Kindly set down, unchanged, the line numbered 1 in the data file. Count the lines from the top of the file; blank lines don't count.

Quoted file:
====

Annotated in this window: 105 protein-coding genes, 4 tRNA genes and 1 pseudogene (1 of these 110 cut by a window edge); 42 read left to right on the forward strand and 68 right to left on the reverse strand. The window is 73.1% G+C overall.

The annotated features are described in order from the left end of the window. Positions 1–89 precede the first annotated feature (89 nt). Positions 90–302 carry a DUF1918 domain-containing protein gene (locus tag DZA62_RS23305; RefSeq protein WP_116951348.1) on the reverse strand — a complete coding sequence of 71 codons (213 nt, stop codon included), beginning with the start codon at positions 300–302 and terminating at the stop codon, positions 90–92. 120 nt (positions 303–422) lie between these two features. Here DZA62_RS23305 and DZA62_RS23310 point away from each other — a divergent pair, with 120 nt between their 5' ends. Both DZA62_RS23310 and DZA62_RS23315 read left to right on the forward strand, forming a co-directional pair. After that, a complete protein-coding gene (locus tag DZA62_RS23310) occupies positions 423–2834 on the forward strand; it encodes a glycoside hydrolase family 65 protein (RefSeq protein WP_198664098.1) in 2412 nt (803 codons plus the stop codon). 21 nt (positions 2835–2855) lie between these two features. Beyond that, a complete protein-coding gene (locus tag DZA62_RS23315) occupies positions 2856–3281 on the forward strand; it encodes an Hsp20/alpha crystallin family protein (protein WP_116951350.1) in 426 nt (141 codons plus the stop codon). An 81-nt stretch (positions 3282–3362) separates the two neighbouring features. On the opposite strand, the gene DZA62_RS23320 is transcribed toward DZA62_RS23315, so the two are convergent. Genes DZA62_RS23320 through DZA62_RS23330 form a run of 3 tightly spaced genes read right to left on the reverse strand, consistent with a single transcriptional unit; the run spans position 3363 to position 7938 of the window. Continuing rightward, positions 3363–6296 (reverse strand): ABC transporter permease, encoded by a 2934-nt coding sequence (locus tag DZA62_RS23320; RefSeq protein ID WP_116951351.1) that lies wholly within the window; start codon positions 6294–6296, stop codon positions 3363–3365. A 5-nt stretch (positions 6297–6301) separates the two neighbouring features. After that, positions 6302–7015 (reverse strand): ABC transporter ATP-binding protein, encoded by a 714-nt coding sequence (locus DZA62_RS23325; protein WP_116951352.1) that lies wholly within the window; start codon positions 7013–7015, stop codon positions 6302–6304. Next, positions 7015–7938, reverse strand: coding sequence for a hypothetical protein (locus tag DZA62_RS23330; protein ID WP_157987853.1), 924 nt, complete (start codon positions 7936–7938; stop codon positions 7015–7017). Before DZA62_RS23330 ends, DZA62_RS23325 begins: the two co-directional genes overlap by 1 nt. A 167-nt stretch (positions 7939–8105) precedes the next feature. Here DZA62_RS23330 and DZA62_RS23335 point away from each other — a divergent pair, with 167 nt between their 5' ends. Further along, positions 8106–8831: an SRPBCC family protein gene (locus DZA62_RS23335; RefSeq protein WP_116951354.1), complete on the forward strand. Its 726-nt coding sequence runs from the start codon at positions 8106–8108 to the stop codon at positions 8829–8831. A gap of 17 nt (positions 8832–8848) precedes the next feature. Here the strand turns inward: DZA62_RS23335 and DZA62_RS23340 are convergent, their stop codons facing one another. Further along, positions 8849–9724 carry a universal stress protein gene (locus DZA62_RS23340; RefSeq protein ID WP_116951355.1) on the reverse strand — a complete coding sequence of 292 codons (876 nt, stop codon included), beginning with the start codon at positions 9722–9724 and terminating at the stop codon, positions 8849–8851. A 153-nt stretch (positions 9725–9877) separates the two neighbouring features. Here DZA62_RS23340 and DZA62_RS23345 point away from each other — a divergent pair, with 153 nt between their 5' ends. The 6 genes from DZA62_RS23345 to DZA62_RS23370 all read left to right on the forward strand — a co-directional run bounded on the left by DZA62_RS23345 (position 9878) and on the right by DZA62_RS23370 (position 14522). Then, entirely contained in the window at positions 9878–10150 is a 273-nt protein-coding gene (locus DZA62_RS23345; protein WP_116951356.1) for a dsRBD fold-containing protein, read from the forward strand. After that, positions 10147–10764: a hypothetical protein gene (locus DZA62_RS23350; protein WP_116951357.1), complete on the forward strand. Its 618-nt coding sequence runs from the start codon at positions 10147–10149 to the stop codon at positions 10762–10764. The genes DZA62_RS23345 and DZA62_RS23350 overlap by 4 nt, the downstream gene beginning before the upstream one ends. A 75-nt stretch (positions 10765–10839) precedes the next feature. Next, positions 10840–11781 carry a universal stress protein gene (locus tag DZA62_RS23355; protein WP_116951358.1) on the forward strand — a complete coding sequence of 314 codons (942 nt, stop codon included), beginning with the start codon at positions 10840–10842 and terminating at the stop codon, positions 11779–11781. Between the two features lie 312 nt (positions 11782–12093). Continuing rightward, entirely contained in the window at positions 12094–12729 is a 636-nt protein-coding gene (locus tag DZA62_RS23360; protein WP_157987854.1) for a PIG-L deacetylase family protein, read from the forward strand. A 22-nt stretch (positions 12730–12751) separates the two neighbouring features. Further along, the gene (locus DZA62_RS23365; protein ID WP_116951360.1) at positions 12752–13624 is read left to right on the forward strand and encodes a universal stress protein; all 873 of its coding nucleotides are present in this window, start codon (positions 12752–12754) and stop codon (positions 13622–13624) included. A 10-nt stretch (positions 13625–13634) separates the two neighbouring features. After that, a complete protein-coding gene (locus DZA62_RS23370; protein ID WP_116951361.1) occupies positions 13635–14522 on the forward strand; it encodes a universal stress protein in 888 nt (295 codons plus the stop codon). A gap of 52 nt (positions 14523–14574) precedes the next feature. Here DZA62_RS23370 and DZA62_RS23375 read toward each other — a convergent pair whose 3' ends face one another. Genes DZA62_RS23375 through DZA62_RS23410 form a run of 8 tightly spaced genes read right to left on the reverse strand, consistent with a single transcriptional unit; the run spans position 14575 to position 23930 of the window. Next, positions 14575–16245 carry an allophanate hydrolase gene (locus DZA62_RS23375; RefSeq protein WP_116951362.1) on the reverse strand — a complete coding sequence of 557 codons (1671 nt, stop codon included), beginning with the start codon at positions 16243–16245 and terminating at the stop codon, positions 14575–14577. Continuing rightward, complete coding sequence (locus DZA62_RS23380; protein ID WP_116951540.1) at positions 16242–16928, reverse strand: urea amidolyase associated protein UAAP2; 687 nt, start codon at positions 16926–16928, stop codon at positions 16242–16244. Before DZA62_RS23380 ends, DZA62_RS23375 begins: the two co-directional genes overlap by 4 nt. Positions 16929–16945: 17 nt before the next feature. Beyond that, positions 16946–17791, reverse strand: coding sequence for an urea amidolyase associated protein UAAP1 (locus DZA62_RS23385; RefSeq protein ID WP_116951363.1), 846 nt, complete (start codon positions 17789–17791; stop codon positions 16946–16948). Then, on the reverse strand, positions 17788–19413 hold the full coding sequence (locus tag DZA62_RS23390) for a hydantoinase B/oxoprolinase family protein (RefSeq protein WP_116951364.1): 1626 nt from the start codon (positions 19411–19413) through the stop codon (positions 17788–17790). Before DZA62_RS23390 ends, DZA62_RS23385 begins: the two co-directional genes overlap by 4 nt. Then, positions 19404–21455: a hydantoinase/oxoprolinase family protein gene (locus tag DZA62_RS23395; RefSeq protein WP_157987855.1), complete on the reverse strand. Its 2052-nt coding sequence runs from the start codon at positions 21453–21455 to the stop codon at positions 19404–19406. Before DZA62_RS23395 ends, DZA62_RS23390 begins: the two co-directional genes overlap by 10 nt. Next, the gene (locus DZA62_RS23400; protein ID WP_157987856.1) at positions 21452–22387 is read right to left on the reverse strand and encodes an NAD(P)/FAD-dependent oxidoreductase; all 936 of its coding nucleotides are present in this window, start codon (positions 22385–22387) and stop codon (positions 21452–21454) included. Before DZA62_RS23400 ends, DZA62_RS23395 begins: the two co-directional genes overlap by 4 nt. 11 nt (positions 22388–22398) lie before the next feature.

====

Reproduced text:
Annotated in this window: 105 protein-coding genes, 4 tRNA genes and 1 pseudogene (1 of these 110 cut by a window edge); 42 read left to right on the forward strand and 68 right to left on the reverse strand. The window is 73.1% G+C overall.